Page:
King County isn’t the first place to do something like this. Similar requirements are in place in Clallam and Jefferson counties, and several other cities.
In New York and San Francisco, the rollout of similar rules appears to have gone relatively well.
New York City Mayor Bill de Blasio said last week that 31,000 inspections were carried out in the city’s first month of vaccine verification rules and only 15 violations were reported.
The San Francisco Department of Public Health said in a statement it had received “huge support” from the business community and issued only one notice of violation.
This does not mean that there were no problems. There have been several stories of staff at various locations being harassed, and even attacked, by customers unhappy with the rules.
Do these rules work?
These rules are relatively new, and there aren’t many studies examining their direct impact on vaccination rates or virus transmission. But there are indications that the requirements may help move the needle for some people.
“If most of the activities you enjoy doing require vaccination, that may be enough to tempt people who are a little hesitant to get vaccinated,” said Brandon Guthrie, epidemiologist at the University of Washington.
Indeed, a survey by the Kaiser Family Foundation found that 35% of those surveyed recently vaccinated said that wanting to participate in activities requiring vaccination was a major factor in their decision to get vaccinated.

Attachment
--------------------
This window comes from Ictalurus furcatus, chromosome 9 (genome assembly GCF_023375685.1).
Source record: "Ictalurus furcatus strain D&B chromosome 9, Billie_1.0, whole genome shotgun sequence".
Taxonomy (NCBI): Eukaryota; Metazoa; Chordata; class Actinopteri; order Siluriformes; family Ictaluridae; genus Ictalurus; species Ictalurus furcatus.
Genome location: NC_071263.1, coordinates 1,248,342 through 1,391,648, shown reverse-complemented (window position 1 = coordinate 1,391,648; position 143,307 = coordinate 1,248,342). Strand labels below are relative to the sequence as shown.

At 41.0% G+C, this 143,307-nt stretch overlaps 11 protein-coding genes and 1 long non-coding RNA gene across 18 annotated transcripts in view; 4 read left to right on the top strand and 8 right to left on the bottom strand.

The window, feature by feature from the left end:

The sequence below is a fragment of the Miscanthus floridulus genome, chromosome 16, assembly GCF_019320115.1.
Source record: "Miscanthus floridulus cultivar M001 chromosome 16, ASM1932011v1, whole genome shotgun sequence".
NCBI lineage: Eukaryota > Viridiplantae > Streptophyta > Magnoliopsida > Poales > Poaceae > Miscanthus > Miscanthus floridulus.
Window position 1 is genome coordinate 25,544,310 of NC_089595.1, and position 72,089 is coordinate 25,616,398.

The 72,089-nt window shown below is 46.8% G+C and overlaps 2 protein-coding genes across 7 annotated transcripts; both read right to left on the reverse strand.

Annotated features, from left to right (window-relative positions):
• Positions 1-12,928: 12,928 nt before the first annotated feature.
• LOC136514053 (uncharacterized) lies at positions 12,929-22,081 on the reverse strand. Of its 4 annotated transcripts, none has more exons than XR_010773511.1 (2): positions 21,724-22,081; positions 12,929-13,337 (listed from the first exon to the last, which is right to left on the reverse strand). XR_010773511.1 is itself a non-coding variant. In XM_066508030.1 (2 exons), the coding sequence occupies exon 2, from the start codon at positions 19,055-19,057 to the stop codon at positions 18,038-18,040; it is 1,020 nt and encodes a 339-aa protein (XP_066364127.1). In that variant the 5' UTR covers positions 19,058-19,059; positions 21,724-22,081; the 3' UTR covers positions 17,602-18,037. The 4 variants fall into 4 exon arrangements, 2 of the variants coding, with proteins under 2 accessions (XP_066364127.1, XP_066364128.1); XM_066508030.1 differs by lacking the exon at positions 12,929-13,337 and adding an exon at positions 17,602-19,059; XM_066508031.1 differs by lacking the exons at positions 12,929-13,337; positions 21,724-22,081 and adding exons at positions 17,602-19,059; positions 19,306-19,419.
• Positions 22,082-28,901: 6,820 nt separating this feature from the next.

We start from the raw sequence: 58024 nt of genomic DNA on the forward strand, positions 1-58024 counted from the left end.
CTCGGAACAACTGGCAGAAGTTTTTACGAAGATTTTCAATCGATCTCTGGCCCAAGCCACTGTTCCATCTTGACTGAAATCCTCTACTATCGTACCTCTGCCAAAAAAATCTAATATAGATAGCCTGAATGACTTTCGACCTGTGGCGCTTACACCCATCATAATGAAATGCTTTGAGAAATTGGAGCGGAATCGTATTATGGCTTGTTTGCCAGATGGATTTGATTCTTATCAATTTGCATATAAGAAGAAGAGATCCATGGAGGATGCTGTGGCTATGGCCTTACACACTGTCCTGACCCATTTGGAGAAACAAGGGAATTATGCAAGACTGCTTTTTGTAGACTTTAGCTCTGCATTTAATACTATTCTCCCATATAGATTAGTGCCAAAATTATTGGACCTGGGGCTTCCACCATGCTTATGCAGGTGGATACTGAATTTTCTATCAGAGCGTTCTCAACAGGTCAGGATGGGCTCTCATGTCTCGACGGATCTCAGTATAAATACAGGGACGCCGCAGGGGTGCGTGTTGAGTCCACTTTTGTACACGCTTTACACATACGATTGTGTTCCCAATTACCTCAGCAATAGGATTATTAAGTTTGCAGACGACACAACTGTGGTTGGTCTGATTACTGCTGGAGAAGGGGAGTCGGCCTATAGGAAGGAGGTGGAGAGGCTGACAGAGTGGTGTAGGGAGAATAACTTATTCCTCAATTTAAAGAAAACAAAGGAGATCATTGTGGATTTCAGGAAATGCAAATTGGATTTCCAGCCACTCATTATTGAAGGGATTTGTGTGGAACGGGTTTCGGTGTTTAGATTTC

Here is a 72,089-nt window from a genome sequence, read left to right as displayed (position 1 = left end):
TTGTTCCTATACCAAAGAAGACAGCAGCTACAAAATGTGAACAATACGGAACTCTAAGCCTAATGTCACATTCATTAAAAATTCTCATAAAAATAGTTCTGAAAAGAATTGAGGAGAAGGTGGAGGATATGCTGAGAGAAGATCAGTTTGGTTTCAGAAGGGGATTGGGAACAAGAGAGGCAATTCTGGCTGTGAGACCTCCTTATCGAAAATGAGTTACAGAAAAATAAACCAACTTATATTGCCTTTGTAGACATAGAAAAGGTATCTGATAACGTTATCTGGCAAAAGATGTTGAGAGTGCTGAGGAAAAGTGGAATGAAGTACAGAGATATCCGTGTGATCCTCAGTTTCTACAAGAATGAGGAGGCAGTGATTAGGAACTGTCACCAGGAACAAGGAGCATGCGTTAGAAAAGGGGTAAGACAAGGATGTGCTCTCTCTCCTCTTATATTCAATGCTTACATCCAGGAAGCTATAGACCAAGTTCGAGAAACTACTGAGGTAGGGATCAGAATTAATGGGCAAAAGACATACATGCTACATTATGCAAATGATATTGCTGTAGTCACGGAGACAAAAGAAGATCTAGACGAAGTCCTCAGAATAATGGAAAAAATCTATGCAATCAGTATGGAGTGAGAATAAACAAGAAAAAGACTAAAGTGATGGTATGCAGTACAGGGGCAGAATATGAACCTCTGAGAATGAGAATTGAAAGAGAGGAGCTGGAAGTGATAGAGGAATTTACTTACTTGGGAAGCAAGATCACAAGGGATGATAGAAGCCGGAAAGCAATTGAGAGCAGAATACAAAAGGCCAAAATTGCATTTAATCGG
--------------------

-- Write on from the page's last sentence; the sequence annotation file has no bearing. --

Dr. Kirsten Bibbins-Domingo is an epidemiologist and biostatistician at the University of California, San Francisco. She said these types of rules would work best to increase immunization rates if paired with ongoing community outreach and trusted voice messages, and easy access to vaccines.
When it comes to transmission, public health experts say making sure everyone in a space is vaccinated or has a recent negative test makes it much less likely that anyone will be infected or transmit this infection.
Bibbins-Domingo said these rules work, but the infrastructure is needed for them to work well in the long term.
âIn order for these to work as efficiently as possible, I think we need better verification systems. We need better ways to make it easier to display your QR code to easily enter a restaurant so that the burden doesn’t really fall on businesses to do all of the different types of verification, âBibbins-Domingo said.
What is the execution plan?
Officials say the new rules will be applied similarly to hide warrants. King County Director Dow Constantine said the focus will be on education, as opposed to sanctions, but people can still report violations.
âIf there are any companies or customers who are blatantly and deliberately not complying, public health has options,â Constantine said. Fines and even the loss of a business license could occur, he said.
Bibbins-Domingo said law enforcement is an important part, but the rules will work best if accepted as a community standard, much like the standard that you don’t get in a car with someone. who is drunk, or smoke indoors in a restaurant.
âI hope this sets the standard that, as a community, vaccination is really the most important thing, or negative tests, to keep our community safe,â she said.